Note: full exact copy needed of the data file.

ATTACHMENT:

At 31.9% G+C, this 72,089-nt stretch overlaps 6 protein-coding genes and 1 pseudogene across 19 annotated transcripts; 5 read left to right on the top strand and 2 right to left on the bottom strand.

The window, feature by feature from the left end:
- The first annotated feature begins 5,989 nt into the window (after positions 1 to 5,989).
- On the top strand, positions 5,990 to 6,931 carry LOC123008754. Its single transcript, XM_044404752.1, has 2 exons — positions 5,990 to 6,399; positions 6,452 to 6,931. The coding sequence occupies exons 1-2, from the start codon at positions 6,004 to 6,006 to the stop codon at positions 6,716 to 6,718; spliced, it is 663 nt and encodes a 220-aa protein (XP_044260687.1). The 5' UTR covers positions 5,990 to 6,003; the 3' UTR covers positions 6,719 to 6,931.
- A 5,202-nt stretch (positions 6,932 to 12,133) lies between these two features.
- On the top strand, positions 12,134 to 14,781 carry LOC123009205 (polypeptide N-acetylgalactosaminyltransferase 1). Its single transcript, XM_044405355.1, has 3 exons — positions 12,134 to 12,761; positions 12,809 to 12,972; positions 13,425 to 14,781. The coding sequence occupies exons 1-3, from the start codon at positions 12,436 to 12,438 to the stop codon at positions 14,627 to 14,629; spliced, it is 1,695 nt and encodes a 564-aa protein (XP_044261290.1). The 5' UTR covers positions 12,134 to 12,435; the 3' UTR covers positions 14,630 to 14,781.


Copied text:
At 31.9% G+C, this 72,089-nt stretch overlaps 6 protein-coding genes and 1 pseudogene across 19 annotated transcripts; 5 read left to right on the top strand and 2 right to left on the bottom strand.

The window, feature by feature from the left end:
- The first annotated feature begins 5,989 nt into the window (after positions 1 to 5,989).
- On the top strand, positions 5,990 to 6,931 carry LOC123008754. Its single transcript, XM_044404752.1, has 2 exons — positions 5,990 to 6,399; positions 6,452 to 6,931. The coding sequence occupies exons 1-2, from the start codon at positions 6,004 to 6,006 to the stop codon at positions 6,716 to 6,718; spliced, it is 663 nt and encodes a 220-aa protein (XP_044260687.1). The 5' UTR covers positions 5,990 to 6,003; the 3' UTR covers positions 6,719 to 6,931.
- A 5,202-nt stretch (positions 6,932 to 12,133) lies between these two features.
- On the top strand, positions 12,134 to 14,781 carry LOC123009205 (polypeptide N-acetylgalactosaminyltransferase 1). Its single transcript, XM_044405355.1, has 3 exons — positions 12,134 to 12,761; positions 12,809 to 12,972; positions 13,425 to 14,781. The coding sequence occupies exons 1-3, from the start codon at positions 12,436 to 12,438 to the stop codon at positions 14,627 to 14,629; spliced, it is 1,695 nt and encodes a 564-aa protein (XP_044261290.1). The 5' UTR covers positions 12,134 to 12,435; the 3' UTR covers positions 14,630 to 14,781.